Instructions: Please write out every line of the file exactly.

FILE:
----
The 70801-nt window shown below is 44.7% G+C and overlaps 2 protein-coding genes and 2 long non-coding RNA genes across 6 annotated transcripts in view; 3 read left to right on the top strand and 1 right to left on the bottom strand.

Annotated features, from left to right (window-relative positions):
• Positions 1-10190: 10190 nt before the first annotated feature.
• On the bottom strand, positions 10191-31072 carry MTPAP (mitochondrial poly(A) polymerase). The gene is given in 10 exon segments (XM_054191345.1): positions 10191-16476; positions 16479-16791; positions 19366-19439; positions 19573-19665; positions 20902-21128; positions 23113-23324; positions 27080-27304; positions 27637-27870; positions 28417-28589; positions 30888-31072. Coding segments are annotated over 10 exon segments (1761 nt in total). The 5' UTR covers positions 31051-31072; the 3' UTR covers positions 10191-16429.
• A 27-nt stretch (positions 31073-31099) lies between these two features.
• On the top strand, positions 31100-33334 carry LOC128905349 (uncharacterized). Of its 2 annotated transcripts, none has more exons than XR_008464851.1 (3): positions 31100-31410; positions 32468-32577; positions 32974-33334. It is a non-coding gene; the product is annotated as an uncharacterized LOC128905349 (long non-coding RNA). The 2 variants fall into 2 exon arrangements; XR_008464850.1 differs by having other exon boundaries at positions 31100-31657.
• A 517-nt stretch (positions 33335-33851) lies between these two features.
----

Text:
The 70801-nt window shown below is 44.7% G+C and overlaps 2 protein-coding genes and 2 long non-coding RNA genes across 6 annotated transcripts in view; 3 read left to right on the top strand and 1 right to left on the bottom strand.

Annotated features, from left to right (window-relative positions):
• Positions 1-10190: 10190 nt before the first annotated feature.
• On the bottom strand, positions 10191-31072 carry MTPAP (mitochondrial poly(A) polymerase). The gene is given in 10 exon segments (XM_054191345.1): positions 10191-16476; positions 16479-16791; positions 19366-19439; positions 19573-19665; positions 20902-21128; positions 23113-23324; positions 27080-27304; positions 27637-27870; positions 28417-28589; positions 30888-31072. Coding segments are annotated over 10 exon segments (1761 nt in total). The 5' UTR covers positions 31051-31072; the 3' UTR covers positions 10191-16429.
• A 27-nt stretch (positions 31073-31099) lies between these two features.
• On the top strand, positions 31100-33334 carry LOC128905349 (uncharacterized). Of its 2 annotated transcripts, none has more exons than XR_008464851.1 (3): positions 31100-31410; positions 32468-32577; positions 32974-33334. It is a non-coding gene; the product is annotated as an uncharacterized LOC128905349 (long non-coding RNA). The 2 variants fall into 2 exon arrangements; XR_008464850.1 differs by having other exon boundaries at positions 31100-31657.
• A 517-nt stretch (positions 33335-33851) lies between these two features.